13. A Bulang by Any Other Loom...Integration of Design, Technique and Loom in the Making of an Indonesian Textile
Sandra Niessen, Independent Scholar
The Simalungun 'bulang' textile is a women's headdress, one of the most complex cloths in the Batak (Sumatra) repertory. It is an object lesson in how a traditional textile design is integrally linked to a specific kind of loom and the way it is customarily deployed. Both the process of weaving and the resultant textile express the Hindu-Buddhist influenced Batak worldview. Using slides, film clips and textiles, this presentation demonstrates how the design and weaving of the bulang can be 'read' and why it is not authentic (i.e. it becomes just a cloth sporting a look-alike design and no longer a culturally meaningful artifact) when made on a (semi-)mechanized loom or printed. The bulang is an expression of a commons, the product of generation upon generation of a community of weavers. The Batak weaving tradition is currently in sharp decline.
This presentation also raises concerns about ostensibly well-meaning attempts to rescue indigenous weaving traditions through fashion and computer designing, by pointing out that these strategies constitute not just the appropriation of design, but also the design process, for commercial ends. Can there be a future for indigenous textile design if weavers do not have the room and scope to continue their community design process?
14. Nomenclature and Design in Palu’e Textiles
Stefan Danerek, Independent Scholar
This paper investigates the nomenclature of Palu’e textile designs and whether the naming constitutes an iconography of the designs. Research in many different locations has found that locals cannot ‘explain’ the patterns on textile designs, and that oral cultures tend to assign motifs names based on resemblances with objects. Questions: Are motif names descriptive or referential? Are known objects depicted? What do the names of textiles and motifs mean? What is the function of names? Methodology: Design and motif names acquired in fieldwork are analysed semantically, and compared with visual iconography.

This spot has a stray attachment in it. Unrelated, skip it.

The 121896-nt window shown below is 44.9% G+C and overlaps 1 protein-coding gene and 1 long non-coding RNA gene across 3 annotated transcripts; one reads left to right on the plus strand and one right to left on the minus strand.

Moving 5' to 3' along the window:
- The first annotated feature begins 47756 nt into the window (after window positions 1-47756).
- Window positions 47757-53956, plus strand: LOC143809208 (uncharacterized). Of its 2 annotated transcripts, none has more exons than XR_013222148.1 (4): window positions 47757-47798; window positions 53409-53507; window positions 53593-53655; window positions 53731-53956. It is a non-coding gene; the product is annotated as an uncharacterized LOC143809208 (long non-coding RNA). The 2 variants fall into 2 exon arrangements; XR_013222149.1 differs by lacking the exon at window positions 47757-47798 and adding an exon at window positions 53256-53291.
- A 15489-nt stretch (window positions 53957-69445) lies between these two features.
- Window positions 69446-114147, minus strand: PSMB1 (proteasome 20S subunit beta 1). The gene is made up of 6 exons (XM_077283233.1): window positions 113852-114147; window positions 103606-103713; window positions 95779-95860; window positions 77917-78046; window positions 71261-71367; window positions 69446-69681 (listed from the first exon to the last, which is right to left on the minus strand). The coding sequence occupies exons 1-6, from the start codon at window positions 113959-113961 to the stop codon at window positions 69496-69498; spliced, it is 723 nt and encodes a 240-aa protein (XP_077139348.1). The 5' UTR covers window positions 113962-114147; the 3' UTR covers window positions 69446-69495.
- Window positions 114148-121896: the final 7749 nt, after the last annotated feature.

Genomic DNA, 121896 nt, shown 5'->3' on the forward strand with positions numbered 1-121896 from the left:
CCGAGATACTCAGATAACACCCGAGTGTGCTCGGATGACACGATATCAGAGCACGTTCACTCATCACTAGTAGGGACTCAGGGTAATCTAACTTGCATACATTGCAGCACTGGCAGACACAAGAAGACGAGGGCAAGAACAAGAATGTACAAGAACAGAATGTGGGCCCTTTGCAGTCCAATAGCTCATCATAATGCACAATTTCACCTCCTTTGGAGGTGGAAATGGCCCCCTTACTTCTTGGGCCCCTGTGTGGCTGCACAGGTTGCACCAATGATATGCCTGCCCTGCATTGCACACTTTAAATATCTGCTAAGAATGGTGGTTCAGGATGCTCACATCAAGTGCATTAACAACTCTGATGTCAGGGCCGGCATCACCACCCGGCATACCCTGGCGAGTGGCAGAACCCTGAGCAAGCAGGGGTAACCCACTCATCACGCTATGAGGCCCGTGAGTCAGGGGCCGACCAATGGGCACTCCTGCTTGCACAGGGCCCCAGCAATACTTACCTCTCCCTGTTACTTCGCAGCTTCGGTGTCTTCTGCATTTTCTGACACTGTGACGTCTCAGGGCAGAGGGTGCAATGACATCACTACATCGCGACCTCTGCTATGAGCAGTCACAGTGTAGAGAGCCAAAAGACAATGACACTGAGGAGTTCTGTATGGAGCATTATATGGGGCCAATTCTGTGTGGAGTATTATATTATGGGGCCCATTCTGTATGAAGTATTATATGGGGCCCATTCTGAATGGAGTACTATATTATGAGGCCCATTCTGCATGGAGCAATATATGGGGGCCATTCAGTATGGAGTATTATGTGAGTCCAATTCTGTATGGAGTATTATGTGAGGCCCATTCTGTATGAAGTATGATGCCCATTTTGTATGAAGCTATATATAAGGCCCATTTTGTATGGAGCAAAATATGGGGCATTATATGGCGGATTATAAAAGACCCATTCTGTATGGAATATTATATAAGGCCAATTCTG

Conclusions: Motif names are taken from daily life and are, with few exceptions, not referential, instead the nomenclature tend to be based on formal or chance resemblances, confirmed in interviews with weavers. Fieldwork reveals that motif names are not of primary importance to weavers, who understand that the nomenclature is not referential. A few males take a more literal view of motif names and assign symbolism to the designs, but the assigning of meaning is subjective. Less than 10% of motifs depict objects realistically, and in ways close to stylised representation. Palu’e designs do not feature anthropomorphic motifs, and only indirectly feature few zoomorphic motifs. Influence of Patola and other foreign sources is insignificant. The designs, proven to faithfully reproduce proto-Austronesian designs, are much more stable than the nomenclature, which comes after making, as do the inconsistent myths that surround them.
15. Innovation and Adaptation of Textiles from Baguia, Timor-Leste from 1935 to 2014
Joanna Barrkman, Senior Curator, Southeast Asian and Oceanic Art, Fowler Museum at UCLA
Various shifts and Influences have affected the textiles and their production over the past eighty years in Baguia sub-district, Baucau District, Timor-Leste. The Baguia Collection of hand-woven textiles, which were acquired by Dr Alfred Buhler during his Timor, Rote und Flores Expedition, 1935, provides a useful starting point to consider what influences have prompted a transition from relatively plain striped textiles, which incorporated minimal use of fine bands of ikat, to the contemporary renditions of textiles, which incorporate wide panels of bold, floral ikat patterning. This paper reflects upon changes in the forms and functions of textiles in Baguia and the materials and techniques used for textile production, as these topics also contribute to current trends affecting contemporary textile design and production in Baguia Sub-district.
During 2014 weavers form Baguia sub-district (the areas of Alawa Leten, Alawa Kraik and Afaloicai) were invited by me to identify and discuss photographs from the Museum der Kulturen Basel, Baguia Collection textiles, including women’s tubeskirts, men’s cloth wraps and loincloths. Photographs of textile production tools and equipment were also viewed and discussed. Subsequently, these weavers had various responses, comments and reactions to seeing the textiles that led them to compare these past examples of textiles with their contemporary textile production methods, designs and uses. Their responses form the basis of this presentation.